Haiti is making headline news again, which seems to happen only during periods of crisis – a scandal, a disaster, violence. These narratives dominate the imaginations of most people outside of Haiti. Since 2010, for many, Haiti has been synonymous with “earthquake.” As for people in Haiti, they need not be reminded of “douz janvye” – January 12 – and the international aid response, as the country is still scarred by the humanitarian aftershocks, what Raoul Peck called “Fatal Assistance.” Haiti is a graveyard of failed NGO projects scattered across the land, tattered signs like tombstones. Perhaps no better a symbol of the crumbling of Haitian sovereignty is the national palace, still unrebuilt.
In the morning of August 14, 2021, two earthquakes struck the southern peninsula along the same fault line (Enriquillo-Plantain Garden) as 2010’s earthquake that devastated Port-au-Prince, Leogane, and surrounding areas. Haitian seismologists warned then that the 7.2 earthquake released very little pressure, rendering the fault line a seismic hazard, a ticking time bomb. Saturday’s two quakes with multiple shocks were just over 100 kilometers west of the 2010 earthquake. The first, to the north of Nippes, measured 6.9 on the Richter scale, and the second by St. Louis du Sud measured 7.2. According to Haiti’s Department of Civil Protection, the death toll was 1,297 as of Sunday afternoon.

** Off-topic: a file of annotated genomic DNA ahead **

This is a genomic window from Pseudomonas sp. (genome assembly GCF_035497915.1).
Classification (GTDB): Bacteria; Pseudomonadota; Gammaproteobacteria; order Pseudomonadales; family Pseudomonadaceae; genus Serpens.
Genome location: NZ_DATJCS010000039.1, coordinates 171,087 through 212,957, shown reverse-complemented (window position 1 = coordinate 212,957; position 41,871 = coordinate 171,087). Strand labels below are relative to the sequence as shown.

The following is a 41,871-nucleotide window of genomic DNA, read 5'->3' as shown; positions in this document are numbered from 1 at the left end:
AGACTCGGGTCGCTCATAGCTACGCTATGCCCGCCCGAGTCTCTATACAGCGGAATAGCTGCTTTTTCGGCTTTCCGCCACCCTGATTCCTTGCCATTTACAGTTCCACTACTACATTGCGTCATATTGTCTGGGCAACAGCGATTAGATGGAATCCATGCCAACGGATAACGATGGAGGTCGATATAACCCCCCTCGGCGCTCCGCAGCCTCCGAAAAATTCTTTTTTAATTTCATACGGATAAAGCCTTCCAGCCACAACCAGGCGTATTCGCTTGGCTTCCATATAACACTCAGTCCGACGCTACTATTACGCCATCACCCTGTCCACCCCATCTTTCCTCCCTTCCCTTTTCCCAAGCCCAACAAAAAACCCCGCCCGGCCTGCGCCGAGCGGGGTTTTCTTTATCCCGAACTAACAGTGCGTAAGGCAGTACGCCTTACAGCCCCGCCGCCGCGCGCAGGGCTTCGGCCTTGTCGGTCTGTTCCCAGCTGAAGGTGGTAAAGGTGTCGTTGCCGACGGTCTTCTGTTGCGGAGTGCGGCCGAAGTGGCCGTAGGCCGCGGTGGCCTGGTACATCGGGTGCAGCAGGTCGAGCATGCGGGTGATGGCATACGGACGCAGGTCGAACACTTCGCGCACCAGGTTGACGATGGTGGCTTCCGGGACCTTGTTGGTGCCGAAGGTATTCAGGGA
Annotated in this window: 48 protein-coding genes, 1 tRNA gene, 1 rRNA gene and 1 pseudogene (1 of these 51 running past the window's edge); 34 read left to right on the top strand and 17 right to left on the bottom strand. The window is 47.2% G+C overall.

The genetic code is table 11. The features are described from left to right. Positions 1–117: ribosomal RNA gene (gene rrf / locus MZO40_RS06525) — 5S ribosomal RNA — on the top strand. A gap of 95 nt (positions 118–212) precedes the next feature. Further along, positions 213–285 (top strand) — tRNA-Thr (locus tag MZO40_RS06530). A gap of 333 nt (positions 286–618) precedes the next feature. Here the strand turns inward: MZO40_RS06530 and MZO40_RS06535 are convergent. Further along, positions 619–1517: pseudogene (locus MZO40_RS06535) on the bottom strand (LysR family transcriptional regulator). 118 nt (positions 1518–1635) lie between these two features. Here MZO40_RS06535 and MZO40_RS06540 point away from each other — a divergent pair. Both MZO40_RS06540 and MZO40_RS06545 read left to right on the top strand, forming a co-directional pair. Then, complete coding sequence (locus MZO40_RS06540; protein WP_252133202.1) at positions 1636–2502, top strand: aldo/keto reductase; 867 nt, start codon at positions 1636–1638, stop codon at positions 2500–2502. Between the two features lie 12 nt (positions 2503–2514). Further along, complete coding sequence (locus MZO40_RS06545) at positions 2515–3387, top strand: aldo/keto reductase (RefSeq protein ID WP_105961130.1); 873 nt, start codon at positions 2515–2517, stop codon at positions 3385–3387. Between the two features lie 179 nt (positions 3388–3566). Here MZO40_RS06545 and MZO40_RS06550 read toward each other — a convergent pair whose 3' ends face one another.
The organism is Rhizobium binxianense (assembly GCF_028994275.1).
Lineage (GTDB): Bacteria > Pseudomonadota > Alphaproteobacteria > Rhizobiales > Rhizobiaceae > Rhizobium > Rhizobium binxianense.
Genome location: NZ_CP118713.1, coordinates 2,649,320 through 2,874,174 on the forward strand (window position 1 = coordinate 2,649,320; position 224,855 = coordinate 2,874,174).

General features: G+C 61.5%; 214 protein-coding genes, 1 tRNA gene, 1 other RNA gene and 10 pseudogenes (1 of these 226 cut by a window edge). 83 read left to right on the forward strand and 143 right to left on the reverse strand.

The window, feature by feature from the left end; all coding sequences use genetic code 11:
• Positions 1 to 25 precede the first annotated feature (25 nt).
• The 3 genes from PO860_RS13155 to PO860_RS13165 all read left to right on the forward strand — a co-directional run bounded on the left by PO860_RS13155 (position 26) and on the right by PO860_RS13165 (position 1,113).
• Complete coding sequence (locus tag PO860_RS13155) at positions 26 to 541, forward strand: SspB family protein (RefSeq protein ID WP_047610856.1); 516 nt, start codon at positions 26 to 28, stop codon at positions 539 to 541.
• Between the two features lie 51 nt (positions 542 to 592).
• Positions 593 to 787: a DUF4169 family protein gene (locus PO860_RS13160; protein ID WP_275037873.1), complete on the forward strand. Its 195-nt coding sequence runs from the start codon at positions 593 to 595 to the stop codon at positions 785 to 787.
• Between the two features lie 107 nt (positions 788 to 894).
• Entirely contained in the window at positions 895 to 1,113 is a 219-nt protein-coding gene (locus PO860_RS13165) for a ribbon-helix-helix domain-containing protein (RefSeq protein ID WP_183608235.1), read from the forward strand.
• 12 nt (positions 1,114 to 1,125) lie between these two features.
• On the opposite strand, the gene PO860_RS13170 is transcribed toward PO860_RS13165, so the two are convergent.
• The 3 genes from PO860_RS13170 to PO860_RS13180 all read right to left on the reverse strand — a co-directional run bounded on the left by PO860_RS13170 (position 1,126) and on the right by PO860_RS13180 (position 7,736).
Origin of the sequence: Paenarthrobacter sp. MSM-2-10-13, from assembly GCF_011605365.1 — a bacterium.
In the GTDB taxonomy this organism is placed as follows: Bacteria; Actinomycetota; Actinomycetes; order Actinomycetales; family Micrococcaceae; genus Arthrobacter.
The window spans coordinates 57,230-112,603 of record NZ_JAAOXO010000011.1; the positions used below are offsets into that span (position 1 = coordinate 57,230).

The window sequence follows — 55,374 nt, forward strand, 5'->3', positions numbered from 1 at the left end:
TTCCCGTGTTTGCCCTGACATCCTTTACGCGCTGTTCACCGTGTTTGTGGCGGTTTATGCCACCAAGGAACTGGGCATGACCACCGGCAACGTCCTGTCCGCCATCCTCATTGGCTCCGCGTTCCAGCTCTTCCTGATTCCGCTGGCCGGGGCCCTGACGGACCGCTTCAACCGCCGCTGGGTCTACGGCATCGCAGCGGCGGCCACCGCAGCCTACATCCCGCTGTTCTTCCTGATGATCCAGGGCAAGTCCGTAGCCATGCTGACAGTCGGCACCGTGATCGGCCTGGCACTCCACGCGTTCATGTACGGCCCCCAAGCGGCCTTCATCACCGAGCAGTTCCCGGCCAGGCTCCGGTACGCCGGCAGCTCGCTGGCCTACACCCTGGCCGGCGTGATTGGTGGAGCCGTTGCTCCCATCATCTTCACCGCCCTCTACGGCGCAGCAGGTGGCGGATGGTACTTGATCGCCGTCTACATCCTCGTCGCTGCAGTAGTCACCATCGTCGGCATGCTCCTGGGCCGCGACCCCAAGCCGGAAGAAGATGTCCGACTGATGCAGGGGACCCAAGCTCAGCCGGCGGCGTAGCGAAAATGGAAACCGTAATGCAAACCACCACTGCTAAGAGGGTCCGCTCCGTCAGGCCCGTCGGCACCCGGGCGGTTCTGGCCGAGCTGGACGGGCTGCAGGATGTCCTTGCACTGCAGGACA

Many seeing the recent events and international coverage are asking, how do we support? Where should we donate? It’s hard to answer because those most effective in humanitarian aid delivery are local groups, organizations that are a part of the communities that are respected and trusted, run by longtime Haitian professionals. There is also often no direct line to get donations to these groups.
Experience from 2010 showed that the rush to donate immediately and to groups U.S. Americans recognize like the Red Cross led to serious problems, the subject of literally hundreds of articles and dozens of books. For one, Haitian government and NGO responders are still assessing the damage. Unfortunately, as disaster researchers have long pointed out, generosity is a function of media coverage.